Food Pantry Fills Void, Helps Special Students Learn Real-Life Skills

HOWARD COUNTY, MD — Food insecurity affects many families, even in the heart of Howard County.

At Atholton High School, a special group of students work behind the scenes to operate a food pantry designed to help area families. The food pantry was launched in November 2023 and serves around 30 families a month and growing.

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“We had so many families going to other schools that needed additional support with food. We knew it was a need. Every month, we get more and more families because there are so many hungry families. Everyone deserves food,” Erin Bourque, transition specialist at Atholton High School, told Patch. “I get emails daily about people needing food.”

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The school’s pupil personnel worker and social worker help identify families who could benefit from the food pantry who, in turn, invite others to visit the food pantry.

“I have also opened it up to the whole school and community. I have asked the surrounding churches to advertise to that families that need support are able to know about it. I also share it with the surrounding elementary schools as well. We can’t do our jobs here at the school if kids are hungry, so this is doing a very small thing by helping alleviate some of those barriers and stress for families,” Bourque said.

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The pantry offers shelf stable items like rice and ramen noodles, as well as prepared meals. There’s also cereal, oatmeal, canned fruits and vegetables, soup and condiments. There’s also baby items such as diapers and wipes, as well as household goods like toilet paper.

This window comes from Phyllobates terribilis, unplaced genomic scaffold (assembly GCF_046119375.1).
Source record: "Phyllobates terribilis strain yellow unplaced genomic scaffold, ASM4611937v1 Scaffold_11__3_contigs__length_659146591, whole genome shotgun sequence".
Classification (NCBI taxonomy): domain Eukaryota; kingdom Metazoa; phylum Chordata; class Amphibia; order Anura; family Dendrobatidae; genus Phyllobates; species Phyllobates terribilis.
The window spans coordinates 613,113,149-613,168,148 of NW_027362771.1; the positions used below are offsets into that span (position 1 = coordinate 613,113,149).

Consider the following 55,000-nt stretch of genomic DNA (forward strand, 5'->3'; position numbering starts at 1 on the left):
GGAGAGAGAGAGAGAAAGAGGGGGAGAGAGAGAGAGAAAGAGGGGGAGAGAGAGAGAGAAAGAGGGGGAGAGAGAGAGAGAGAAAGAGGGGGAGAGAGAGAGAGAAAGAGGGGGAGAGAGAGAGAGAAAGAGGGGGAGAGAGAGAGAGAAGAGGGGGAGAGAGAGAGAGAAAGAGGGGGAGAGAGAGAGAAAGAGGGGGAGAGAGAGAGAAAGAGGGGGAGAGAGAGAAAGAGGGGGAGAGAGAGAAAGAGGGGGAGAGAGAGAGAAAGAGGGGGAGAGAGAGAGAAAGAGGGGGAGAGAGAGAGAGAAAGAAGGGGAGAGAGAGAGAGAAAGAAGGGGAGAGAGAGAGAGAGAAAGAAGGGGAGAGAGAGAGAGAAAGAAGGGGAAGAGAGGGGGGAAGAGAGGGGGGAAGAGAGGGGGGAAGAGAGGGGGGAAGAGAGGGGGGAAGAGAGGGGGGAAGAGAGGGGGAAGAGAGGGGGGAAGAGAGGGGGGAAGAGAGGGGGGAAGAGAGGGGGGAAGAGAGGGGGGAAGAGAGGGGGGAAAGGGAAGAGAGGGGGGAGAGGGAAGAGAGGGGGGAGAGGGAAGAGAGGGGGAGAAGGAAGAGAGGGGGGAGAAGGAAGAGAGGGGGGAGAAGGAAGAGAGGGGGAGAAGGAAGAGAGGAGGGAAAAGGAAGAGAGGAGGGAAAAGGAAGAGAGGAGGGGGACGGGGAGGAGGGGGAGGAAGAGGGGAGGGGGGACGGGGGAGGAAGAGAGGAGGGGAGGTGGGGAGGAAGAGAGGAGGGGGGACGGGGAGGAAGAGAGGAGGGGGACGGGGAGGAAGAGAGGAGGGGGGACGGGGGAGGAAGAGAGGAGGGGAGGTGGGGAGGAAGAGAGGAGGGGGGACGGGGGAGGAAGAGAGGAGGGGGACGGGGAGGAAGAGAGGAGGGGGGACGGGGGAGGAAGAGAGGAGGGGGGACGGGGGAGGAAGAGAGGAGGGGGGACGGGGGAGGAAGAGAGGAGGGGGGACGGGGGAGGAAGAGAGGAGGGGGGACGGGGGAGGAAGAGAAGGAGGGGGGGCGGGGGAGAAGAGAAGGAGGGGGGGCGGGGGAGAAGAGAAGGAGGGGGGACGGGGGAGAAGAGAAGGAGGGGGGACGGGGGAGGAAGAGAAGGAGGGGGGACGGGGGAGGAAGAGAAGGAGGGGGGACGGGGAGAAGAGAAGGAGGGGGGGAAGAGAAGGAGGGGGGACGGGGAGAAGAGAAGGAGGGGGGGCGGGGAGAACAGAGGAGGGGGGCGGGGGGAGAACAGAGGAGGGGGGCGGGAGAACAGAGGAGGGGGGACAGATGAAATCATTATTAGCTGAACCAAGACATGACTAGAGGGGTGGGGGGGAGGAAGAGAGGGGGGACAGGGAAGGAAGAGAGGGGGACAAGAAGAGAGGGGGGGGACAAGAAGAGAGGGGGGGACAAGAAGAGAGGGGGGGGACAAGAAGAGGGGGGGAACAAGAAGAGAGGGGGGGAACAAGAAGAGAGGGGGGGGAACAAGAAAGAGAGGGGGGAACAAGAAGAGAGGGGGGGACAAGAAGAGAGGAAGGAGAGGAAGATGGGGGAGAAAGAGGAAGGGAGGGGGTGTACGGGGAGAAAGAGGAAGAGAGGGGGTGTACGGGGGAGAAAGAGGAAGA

No one needs to show proof of need to visit the food pantry. People can help support the pantry through food drives held at the high school or through their Amazon wish list.

“We are run completely on donations. So every month I am casting our net wide to see who can help fill up our shelves,” Bourque told Patch.

Not only does the food pantry serve an important function in the community, it also offers a group of students the chance to run it and help others.

“I have created our food pantry to be a perfect in-building work opportunity for our students with significant disabilities. Our students in our academic life skills program run our food pantry by matching similar cans like corn and corn, check expiration dates, etc. When we get shipments from Amazon, students will put those away. They also work on job skills in the food pantry such as learning how to stock the shelves and front face by pulling the items up to the front of the shelf,” Bourque told Patch.

“Our students also help with getting all our boxes ready for distribution. It has really allowed our students to practice in a fake grocery store setting so they can possibly then transfer those skills to a real job. It has been so powerful for the kids to be able to work and do really meaningful tasks,” she added.

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